Twice a day every day since last Thursday and until further notice, a helicopter ratchets up above the Texas coast to look for any sign that any more oil might be headed this way. Observers with BP, the Texas General Land Office and the US Coast Guard haven't found anything here yet.
Prentice Danner with the U.S. Coast Guard said, "You can't see the smaller sporadic tar balls like we've been getting on Galveston coastline from this altitude necessarily."
They're looking for large clumps of tar balls, though, or oil sheen, which we're told is far easier to see from above than from the water's surface. On Wednesday we rode with them on the chopper as we made the trek from Galveston to Sabine Pass and back. Finding something from up there is like looking for the proverbial needle in a haystack -- difficult, they say, but necessary.
They say it's easy to mistake shadows from clouds or stirred up sediment for oil during the hour-plus flight. If and when they do see something suspicious, this bird's eye view gives them an opportunity to move more quickly to limit any damage it might do by coming ashore.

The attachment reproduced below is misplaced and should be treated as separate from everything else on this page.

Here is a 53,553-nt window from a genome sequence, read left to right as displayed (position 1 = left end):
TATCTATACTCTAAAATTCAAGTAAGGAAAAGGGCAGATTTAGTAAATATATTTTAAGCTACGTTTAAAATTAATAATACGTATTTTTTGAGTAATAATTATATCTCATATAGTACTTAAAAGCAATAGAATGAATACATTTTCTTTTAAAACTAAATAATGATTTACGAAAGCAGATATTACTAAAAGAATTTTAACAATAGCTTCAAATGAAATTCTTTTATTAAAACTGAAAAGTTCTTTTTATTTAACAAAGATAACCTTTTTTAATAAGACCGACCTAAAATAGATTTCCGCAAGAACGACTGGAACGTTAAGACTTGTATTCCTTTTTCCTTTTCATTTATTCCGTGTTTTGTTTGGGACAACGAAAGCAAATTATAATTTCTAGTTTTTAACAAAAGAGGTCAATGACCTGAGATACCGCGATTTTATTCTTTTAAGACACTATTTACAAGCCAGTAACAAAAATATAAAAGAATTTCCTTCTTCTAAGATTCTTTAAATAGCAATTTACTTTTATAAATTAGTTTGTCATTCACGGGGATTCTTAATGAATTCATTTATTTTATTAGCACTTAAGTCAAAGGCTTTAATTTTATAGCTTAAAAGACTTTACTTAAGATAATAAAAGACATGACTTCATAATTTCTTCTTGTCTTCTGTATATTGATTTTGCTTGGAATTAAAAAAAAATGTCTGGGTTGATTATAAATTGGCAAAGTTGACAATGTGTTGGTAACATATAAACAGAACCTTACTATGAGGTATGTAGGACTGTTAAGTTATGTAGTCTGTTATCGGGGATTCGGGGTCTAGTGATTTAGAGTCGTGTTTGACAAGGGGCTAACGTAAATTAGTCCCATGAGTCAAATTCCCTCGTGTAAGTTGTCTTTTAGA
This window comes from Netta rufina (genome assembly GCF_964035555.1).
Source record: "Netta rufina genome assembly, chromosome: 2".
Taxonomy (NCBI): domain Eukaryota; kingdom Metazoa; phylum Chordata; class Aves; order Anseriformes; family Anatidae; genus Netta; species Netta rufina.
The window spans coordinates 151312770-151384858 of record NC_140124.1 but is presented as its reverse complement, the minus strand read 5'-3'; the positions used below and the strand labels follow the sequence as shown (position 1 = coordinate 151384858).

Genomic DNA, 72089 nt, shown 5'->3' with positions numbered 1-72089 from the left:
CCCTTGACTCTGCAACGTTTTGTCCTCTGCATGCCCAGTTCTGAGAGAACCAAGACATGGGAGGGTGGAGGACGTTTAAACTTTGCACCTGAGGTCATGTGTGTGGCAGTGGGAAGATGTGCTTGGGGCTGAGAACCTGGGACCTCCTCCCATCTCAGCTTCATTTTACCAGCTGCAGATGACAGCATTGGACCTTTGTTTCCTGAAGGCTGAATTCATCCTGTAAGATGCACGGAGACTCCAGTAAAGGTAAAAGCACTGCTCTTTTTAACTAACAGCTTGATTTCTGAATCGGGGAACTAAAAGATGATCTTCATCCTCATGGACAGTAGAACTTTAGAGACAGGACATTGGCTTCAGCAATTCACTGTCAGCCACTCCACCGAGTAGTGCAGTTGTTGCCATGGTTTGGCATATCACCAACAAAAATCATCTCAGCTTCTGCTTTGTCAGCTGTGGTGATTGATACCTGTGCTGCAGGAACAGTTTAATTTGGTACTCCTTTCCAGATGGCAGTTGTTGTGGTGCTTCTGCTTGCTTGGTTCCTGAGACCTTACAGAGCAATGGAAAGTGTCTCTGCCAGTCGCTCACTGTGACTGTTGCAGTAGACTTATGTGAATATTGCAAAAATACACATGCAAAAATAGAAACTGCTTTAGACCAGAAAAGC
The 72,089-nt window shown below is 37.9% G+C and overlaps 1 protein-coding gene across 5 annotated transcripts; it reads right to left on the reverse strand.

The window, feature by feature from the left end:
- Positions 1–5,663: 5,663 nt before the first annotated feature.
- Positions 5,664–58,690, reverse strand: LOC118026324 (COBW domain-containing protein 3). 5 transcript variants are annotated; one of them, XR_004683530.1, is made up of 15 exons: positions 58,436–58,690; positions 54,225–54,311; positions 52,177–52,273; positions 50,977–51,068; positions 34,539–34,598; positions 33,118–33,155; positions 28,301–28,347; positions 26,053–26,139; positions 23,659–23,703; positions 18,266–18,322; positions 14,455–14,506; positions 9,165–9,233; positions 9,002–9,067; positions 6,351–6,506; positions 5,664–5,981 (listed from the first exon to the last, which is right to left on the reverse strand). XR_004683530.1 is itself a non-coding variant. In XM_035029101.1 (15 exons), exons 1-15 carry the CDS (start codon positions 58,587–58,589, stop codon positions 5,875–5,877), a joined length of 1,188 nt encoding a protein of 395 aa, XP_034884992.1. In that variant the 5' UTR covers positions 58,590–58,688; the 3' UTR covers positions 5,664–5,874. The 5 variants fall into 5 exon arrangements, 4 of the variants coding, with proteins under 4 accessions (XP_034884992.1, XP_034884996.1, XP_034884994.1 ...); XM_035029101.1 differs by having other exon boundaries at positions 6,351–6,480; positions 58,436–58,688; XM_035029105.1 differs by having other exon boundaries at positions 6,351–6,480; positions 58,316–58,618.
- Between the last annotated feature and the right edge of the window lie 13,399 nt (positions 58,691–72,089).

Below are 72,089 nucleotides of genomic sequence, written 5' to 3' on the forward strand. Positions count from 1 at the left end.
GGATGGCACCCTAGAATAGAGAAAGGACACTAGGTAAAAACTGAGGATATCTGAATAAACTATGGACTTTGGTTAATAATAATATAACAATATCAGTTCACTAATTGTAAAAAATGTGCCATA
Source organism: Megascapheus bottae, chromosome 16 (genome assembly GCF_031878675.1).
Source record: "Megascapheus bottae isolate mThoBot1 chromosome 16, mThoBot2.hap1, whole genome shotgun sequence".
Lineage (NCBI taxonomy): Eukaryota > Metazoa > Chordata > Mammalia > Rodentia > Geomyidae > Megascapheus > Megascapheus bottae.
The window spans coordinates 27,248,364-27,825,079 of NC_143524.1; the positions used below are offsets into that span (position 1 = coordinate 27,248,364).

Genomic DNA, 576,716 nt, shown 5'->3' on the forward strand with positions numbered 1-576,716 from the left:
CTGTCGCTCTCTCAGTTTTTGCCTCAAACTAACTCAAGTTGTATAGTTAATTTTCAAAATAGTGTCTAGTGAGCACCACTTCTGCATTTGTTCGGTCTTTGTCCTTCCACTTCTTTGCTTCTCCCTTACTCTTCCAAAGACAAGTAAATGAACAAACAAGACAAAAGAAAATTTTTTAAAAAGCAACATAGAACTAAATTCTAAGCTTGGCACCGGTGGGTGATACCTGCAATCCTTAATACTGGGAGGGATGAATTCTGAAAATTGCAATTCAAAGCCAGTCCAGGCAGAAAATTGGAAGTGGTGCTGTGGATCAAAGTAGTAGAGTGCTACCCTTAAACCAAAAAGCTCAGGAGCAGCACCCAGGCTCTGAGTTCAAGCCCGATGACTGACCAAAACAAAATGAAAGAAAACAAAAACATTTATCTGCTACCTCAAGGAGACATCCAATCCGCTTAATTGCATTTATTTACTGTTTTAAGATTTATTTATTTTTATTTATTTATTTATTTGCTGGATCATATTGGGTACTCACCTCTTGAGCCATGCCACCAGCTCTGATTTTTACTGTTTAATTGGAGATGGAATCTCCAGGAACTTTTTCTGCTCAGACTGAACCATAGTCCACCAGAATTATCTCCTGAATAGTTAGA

"We would mark it and forward it back to area command and dispatch what assets are needed," Danner explained.
So far though, the coast looks clear. BP's incident commander for BP's oil response in Texas says they'll be watching from above and below, but he is optimistic that most of the oil in the gulf is headed elsewhere.
"I know I'm pretty confident that we're not seeing anything here," Brian Bauer with BP said.
Authorities say they thought they'd spotted something last week, but it turned out just to be seaweed. As far as what's come ashore here, in all about 27 gallons of tar balls have been collected from Galveston Island. Nothing more has been confirmed as from the BP well.